We hear it’s gotten so much worse. Not true where I live.
We have lived one and a half blocks from Lake Harriet in southwest Minneapolis for 25 years. For many of those years, we could sit on our deck and watch plane after plane after plane fly over the south side of the lake. My stepfather from rural Nebraska would take his chair and watch them endlessly while visiting us.
With those old DC-10s, the noise was very noticeable, but we knew where the airport was when we bought the house, so we acclimated.
Today, the planes don’t line up like they used to. The noise is substantially less. It’s much better. So, I haven’t seen a lot of letters from people like us, but we like what has happened. We didn’t whine a lot in the past, but we certainly enjoy “sharing the wealth” with the rest of the area!
Steve Williams, Minneapolis
POLICE AND THE USE OF FORCE
Nightsticks aren’t an adequate control tool in today’s world
A Sept. 2 letter writer is concerned that the police rely less on nightsticks as control devices than in the 1970s. I suspect that this is true and would completely understand why. Readers of any paper will find stories of young men waving guns around for any and all reasons, none good: Kid tries to hold up moon-gazers (doesn’t end well); basketball player wounds teammates in Rochester — ad nauseam.
The letter writer would have police officers accept “personal risk” so that we all feel better. Details escape me, but I recall a study that showed how someone within 21 feet of a knife wielder was going to get sliced. Acceptable? There is no such distance factor for a firearm. Is the stick still the best choice? Tasers have come along since the ’70s and are a good way to incapacitate without contact or injury to either party. When there is a gun involved, though, the decision tree necks down very quickly: Who is going home after this shift — him or me?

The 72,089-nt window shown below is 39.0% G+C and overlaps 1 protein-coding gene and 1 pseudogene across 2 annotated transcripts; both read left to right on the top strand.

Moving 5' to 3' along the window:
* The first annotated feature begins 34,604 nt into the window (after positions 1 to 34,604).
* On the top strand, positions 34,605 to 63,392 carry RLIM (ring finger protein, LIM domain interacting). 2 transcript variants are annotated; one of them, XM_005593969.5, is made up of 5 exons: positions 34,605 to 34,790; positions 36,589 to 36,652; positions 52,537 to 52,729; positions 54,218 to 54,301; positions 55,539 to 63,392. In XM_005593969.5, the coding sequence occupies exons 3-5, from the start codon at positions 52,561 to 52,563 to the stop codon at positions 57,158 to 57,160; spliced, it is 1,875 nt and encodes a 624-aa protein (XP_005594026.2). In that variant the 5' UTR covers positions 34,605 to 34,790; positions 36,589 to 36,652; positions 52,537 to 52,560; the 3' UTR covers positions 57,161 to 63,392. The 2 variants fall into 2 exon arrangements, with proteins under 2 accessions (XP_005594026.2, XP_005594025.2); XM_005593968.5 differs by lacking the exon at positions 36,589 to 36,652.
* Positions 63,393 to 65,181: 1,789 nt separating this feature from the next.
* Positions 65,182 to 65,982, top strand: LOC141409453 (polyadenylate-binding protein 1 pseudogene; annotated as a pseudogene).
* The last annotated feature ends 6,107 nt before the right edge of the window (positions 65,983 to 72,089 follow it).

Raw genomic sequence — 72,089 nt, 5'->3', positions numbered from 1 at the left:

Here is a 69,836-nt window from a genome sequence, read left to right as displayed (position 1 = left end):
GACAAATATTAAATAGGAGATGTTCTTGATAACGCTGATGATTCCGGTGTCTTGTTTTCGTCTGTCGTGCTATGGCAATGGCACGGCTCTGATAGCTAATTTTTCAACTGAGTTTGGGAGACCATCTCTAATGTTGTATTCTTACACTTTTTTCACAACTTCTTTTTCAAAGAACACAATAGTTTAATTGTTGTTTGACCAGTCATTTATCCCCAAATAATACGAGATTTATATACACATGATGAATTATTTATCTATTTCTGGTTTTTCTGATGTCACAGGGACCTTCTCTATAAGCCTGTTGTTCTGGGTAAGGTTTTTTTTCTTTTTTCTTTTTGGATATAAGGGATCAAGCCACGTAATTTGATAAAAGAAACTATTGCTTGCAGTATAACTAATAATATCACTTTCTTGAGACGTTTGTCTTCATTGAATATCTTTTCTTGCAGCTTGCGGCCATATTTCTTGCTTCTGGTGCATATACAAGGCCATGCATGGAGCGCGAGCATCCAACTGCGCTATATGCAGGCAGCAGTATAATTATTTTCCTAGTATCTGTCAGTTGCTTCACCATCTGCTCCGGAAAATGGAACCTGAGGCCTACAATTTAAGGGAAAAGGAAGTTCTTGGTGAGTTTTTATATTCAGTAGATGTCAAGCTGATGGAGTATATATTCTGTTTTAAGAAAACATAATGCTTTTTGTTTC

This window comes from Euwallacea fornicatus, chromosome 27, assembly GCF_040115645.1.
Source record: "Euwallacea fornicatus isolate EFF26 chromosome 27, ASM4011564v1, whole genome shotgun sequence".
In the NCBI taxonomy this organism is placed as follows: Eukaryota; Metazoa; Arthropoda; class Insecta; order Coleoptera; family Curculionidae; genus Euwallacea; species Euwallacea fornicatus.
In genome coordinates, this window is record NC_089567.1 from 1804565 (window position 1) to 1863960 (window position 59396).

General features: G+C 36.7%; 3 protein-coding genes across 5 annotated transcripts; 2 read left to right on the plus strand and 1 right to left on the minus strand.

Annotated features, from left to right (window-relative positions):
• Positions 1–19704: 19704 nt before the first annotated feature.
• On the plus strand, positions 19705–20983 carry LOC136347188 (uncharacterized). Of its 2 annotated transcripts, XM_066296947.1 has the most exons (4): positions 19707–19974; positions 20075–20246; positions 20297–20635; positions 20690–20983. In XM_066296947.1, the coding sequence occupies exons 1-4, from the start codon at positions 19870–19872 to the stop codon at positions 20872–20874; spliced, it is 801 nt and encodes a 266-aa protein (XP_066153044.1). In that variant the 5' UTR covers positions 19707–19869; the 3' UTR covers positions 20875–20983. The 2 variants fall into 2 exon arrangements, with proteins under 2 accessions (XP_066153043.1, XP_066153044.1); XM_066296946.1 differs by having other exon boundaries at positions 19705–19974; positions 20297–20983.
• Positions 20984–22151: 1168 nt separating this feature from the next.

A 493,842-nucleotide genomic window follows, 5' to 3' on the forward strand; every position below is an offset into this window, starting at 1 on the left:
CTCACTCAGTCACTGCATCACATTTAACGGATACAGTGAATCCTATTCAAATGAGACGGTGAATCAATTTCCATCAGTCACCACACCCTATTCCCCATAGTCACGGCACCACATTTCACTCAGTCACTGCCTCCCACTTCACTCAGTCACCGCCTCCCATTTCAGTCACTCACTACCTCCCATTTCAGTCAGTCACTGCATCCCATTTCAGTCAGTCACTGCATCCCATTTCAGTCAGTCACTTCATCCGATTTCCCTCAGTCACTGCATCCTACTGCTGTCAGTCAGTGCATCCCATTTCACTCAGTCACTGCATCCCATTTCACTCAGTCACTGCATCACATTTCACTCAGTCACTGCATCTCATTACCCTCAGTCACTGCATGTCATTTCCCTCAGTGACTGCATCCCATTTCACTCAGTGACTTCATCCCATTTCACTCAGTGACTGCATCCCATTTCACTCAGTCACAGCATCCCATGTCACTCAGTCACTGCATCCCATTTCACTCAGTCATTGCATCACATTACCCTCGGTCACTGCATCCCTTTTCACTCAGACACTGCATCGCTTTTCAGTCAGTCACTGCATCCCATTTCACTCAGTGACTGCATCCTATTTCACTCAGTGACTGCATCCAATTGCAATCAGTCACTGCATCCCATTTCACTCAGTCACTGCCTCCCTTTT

Peter Discenza, Eagan
TAXES AND SPENDING
Extra funding isn’t going to improve schools magically
A Sept. 1 letter writer, commenting on the Black Lives Matter protests, asked, “Are we willing to pay more taxes so that schools serving people of color are as high quality as mostly white suburban schools?”
According to Minnesota Monthly magazine, the Minneapolis and St. Paul schools spend significantly more than the suburban schools. For high schools, as of 2008, the average suburban school spent about $9,000 per student, while the average city school spent about $11,500.
There are many factors that contribute to student success. School funding is only one of them. It appears that the Minneapolis and St. Paul schools are receiving adequate funding. It seems likely that there are other factors besides lack of funding that are making the city schools less competitive than their suburban counterparts. Rather than throwing more money at the problem, let’s address those issues.
James Brandt, New Brighton
Border walls are a priority, and distracted driving is not?
Border walls and fences? Really? (“Walker: Northern wall is legit idea,” Aug. 31.) Why don’t we shift our irrational fixation from “terrorism” to what is really killing our citizens and family members: distracted drivers.
The real terror threat is the selfish and irresponsible driver texting in the cars around us. Those drivers live here. They’re are not sneaking in from Canada.
I’d like to see just one presidential candidate elevate distracted driving to the top national priority that it deserves to be. I often wonder whose loved one has to die senselessly before we address this issue in a serious manner.
Mike Beer, Minneapolis